Treasuries Regain Ground Amid Optimism About Inflation Peak

Following the sharp pullback seen over the course of the previous session, treasuries regained some ground during trading on Friday.

Bond prices moved to the upside early in the session and remained firmly positive throughout the day. As a result, the yield on the benchmark ten-year note, which moves opposite of its price, fell by 3.9 basis points to 2.849 percent.

With the drop on the day, the ten-year yield partly offset the 10.2 basis point spike seen during trading on Thursday.

Optimism that inflation has peaked contributed to the rebound by treasuries following this week’s tamer than expected readings on consumer and producer prices.

Adding to the positive sentiment about inflation, the Labor Department released a report showing U.S. import prices fell by more than expected in the month of July.

The Labor Department said import prices slumped by 1.4 percent in July after rising by an upwardly revised 0.3 percent in June. The decrease reflected the first drop in import prices since December 2021.

Economists had expected import prices to decline by 1.0 percent compared to the 0.2 percent uptick originally reported for the previous month.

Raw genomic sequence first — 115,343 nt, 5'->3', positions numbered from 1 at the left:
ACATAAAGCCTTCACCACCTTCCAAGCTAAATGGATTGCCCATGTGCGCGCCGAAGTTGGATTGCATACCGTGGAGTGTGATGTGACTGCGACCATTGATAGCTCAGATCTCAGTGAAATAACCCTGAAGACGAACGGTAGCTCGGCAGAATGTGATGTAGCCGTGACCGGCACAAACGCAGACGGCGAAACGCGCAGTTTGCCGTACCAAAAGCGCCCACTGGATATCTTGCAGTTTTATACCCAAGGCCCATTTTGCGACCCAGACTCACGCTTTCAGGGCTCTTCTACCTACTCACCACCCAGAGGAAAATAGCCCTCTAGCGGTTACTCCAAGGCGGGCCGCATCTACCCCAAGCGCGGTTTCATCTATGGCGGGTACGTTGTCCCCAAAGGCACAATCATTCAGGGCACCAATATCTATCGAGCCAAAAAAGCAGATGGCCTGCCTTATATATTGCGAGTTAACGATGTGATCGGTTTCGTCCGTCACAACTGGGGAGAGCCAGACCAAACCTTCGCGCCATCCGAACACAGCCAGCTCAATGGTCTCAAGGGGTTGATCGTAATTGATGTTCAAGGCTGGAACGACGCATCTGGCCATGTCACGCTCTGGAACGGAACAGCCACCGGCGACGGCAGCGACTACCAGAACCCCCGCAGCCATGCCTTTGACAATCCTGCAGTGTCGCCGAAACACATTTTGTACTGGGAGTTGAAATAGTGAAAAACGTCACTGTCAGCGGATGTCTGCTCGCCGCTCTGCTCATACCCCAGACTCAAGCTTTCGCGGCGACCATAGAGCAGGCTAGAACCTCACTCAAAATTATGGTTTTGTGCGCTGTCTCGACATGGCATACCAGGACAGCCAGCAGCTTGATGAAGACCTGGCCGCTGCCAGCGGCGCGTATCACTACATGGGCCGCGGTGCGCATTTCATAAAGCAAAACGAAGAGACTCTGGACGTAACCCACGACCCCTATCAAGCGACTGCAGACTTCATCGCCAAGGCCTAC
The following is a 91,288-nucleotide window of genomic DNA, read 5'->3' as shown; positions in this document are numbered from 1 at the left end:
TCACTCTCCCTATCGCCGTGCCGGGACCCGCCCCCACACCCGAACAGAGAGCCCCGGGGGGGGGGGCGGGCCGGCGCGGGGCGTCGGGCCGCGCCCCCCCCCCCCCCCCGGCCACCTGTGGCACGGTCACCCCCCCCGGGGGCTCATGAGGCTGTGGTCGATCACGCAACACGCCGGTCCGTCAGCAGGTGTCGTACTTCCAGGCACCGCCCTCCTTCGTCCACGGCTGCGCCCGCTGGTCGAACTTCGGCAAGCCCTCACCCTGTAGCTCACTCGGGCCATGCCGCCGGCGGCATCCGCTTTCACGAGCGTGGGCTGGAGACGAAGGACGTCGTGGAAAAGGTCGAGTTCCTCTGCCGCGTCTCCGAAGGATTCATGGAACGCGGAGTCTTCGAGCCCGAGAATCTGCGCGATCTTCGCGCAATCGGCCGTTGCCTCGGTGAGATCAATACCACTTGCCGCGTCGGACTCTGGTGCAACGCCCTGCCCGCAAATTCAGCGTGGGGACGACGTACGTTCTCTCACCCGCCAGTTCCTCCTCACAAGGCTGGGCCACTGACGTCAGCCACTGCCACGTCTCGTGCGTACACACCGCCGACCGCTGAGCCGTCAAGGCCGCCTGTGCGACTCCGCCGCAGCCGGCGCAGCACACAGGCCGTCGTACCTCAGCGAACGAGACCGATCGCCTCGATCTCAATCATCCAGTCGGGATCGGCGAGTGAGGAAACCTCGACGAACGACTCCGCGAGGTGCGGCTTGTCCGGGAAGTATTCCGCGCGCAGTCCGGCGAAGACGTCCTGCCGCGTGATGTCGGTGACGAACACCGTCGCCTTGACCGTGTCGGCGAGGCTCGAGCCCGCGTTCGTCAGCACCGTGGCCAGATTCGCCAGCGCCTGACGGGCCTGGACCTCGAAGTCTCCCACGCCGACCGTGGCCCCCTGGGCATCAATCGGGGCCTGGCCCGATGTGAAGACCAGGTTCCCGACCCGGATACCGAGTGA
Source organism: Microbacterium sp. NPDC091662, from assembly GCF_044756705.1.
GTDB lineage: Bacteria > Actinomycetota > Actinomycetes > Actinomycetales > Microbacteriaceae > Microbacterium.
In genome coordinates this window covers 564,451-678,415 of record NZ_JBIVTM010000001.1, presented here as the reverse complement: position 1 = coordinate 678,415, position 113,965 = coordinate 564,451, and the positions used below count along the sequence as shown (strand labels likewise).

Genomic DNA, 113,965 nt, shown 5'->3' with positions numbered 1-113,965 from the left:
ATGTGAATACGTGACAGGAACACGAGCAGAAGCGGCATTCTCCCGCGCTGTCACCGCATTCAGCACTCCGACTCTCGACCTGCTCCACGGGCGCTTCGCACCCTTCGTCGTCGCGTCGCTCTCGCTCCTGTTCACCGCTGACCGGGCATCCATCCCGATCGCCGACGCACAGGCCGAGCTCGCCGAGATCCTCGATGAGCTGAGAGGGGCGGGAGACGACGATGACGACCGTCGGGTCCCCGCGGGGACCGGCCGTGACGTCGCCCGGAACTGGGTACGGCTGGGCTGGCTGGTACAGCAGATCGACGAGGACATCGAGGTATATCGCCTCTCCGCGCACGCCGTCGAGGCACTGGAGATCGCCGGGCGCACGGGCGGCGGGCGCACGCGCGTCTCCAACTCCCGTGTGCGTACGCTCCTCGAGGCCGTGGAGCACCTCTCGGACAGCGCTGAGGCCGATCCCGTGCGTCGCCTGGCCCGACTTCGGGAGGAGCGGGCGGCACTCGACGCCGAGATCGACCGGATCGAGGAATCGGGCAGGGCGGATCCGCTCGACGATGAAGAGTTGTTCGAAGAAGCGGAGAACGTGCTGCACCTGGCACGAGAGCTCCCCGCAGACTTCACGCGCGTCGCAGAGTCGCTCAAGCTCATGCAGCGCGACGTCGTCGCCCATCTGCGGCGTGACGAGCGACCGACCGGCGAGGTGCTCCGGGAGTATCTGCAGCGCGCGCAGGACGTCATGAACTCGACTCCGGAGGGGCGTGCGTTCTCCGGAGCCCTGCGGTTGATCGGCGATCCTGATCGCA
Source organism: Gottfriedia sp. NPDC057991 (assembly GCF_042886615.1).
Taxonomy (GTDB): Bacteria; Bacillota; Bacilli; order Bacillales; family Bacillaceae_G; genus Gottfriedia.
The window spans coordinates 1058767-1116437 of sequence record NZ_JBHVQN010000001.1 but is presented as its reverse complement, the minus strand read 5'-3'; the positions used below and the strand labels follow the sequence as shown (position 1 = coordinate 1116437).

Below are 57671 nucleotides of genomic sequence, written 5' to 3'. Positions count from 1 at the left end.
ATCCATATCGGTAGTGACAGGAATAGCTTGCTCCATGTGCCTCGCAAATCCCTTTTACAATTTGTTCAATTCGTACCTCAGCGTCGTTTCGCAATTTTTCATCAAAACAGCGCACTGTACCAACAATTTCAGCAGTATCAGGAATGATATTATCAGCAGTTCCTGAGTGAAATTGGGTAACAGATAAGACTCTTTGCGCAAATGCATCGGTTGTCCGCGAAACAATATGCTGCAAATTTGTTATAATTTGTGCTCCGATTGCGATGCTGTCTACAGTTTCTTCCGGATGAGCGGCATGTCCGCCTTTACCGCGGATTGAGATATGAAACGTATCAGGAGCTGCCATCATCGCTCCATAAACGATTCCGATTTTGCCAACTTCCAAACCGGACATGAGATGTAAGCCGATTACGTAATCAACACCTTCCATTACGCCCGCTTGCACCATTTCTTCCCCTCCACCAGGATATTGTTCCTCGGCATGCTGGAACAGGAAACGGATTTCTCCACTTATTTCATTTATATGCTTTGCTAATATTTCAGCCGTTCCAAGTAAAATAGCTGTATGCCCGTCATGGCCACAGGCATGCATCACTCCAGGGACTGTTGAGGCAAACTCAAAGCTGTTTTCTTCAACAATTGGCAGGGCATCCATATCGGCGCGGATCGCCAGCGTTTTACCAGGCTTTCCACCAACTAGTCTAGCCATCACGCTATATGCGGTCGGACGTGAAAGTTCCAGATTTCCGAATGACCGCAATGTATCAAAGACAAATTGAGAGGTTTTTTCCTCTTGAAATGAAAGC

The report also showed export prices tumbled by 3.3 percent in July after climbing by 0.7 percent in June. Export prices were expected to decrease by 1.1 percent.

Meanwhile, the University of Michigan released a separate showing consumer sentiment in the U.S. has improved by much more than expected in the month of August.

The report showed the consumer sentiment index jumped to 55.1 in August from 51.5 in July. Economists had expected the index to inch up to 52.5.

With the bigger than expected increase, the consumer sentiment index continued to recover after hitting a record low 50.0 in June.

The University of Michigan also said one-year inflation expectations dipped to 5.0 percent in August from 5.2 percent in July, while five-year inflation expectations crept up 3.0 percent from 2.9 percent.

Surveys of Consumers Director Joanne Hsu noted one-year inflation expectations fell to the lowest level since February but were still well above the 4.6 percent reading from a year ago.

Reports on retail sales and industrial production are likely to attract attention next week along with a slew of housing data.

Traders are also likely to keep an eye on the minutes of the latest Federal Reserve meeting, looking for additional clues about the outlook for interest rates.

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